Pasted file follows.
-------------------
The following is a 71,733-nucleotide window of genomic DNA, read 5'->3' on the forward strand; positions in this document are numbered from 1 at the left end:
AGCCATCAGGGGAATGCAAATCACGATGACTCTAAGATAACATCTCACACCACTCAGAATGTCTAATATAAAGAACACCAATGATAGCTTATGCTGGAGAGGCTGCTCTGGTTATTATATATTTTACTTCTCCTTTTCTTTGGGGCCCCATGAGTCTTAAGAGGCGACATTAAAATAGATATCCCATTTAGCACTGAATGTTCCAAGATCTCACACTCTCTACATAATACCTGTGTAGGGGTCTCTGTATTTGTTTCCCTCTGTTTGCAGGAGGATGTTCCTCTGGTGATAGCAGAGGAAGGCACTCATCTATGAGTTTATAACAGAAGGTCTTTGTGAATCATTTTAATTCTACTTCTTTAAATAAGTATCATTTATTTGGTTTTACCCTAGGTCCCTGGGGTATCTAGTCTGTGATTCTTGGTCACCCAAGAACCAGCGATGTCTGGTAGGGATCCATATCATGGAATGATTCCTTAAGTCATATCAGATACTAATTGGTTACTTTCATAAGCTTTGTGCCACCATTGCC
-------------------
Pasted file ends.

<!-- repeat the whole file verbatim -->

The following is a 71,733-nucleotide window of genomic DNA, read 5'->3' on the forward strand; positions in this document are numbered from 1 at the left end:
AGCCATCAGGGGAATGCAAATCACGATGACTCTAAGATAACATCTCACACCACTCAGAATGTCTAATATAAAGAACACCAATGATAGCTTATGCTGGAGAGGCTGCTCTGGTTATTATATATTTTACTTCTCCTTTTCTTTGGGGCCCCATGAGTCTTAAGAGGCGACATTAAAATAGATATCCCATTTAGCACTGAATGTTCCAAGATCTCACACTCTCTACATAATACCTGTGTAGGGGTCTCTGTATTTGTTTCCCTCTGTTTGCAGGAGGATGTTCCTCTGGTGATAGCAGAGGAAGGCACTCATCTATGAGTTTATAACAGAAGGTCTTTGTGAATCATTTTAATTCTACTTCTTTAAATAAGTATCATTTATTTGGTTTTACCCTAGGTCCCTGGGGTATCTAGTCTGTGATTCTTGGTCACCCAAGAACCAGCGATGTCTGGTAGGGATCCATATCATGGAATGATTCCTTAAGTCATATCAGATACTAATTGGTTACTTTCATAAGCTTTGTGCCACCATTGCC